I wished that Gérard could have been there. Gérard d’Aboville was the only person in my circle of friends who could truly appreciate the labyrinth I was about to enter. This world-renowned Frenchman had not only rowed solo across the North Atlantic but also rowed alone west to east across the Pacific. Gérard had traveled to North Carolina to assist me with final preparations.

Standing next to my six-foot frame, Gérard had seemed almost diminutive. He was no burly Hercules, but rather a small man with refined features. His manner was easy and unassuming, but at the same time entirely elegant. To apply a phrase I learned at Smith College, I lusted after his mind. Gérard had definite opinions about the technical elements of my journey. When he saw the American Pearl for the first time, Gérard had exclaimed, "It is a barge!"

As Gérard and I discussed knots, hardware, the rudder, and cables, he made suggestions to improve the margins of my safety. He was very concerned about the strength of my parachute-shaped sea anchors, and he spent the better part of two days making improvements to them. When the wind was against me, I would deploy the sea anchors at the back of the boat, and like the parachutes that slow race cars or the space shuttle, the sea anchors would slow the drift of the American Pearl.

The anchors would help to keep the boat perpendicular to the oncoming waves, making the boat less likely to capsize. I had three different sizes to use in varying conditions. In adverse winds, but relatively calm seas, I would deploy my biggest sea anchor. This anchor would firmly hold the boat. In rough water, the boat must be able to move with the waves or the sea anchor will either tear apart or break the fitting to which it is attached. So, my storm anchor was my smallest of the three. When conditions made it difficult to decide between the largest parachute or the smallest, I went with the one that was medium size. After all his work, Gérard wasn’t satisfied. Doubt tinged his voice when he told me, "I hope they will do the job." We discussed the dangers of capsizing. Gérard explained, "You think you will become used to it, but you never do. When the boat is upside down, every time is as frightening as the first time." He told me that he’d been on deck during one of his capsizes on the Pacific. He’d lost his temper and gone outside during a storm. With classic understatement he said, "This is not good," but the pain of the memory was written on his face. I waited, hoping that Gérard would tell me more, but he stopped himself. It was as if he didn’t want to encumber my experience with too much foreshadowing. I told myself, I’ll not be going on deck during any storms, but when Gérard suggested I lengthen my safety tether so I could get out from under the boat in a capsize, I doubled its length.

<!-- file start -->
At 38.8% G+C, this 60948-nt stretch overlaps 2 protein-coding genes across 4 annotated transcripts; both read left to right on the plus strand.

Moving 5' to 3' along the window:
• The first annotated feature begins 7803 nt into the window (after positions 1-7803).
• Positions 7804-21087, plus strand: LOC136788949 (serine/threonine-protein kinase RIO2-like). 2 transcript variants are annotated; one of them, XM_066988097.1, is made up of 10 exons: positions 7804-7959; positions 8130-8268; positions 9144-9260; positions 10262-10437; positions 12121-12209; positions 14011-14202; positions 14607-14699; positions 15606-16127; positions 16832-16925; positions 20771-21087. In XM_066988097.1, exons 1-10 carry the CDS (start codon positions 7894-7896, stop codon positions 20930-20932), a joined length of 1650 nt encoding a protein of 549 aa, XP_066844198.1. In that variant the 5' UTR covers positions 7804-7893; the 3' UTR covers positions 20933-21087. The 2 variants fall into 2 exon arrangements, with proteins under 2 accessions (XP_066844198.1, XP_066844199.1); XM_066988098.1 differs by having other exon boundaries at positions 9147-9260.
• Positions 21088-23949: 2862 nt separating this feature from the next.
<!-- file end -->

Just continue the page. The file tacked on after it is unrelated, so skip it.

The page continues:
Excerpted from A Pearl in the Storm by Tori Murden McClure. Copyright © 2009 by Tori Murden McClure. Excerpted by permission of Collins, a division of HarperCollins, Inc. All rights reserved. No part of this excerpt may be reproduced or reprinted without permission in writing from the publisher.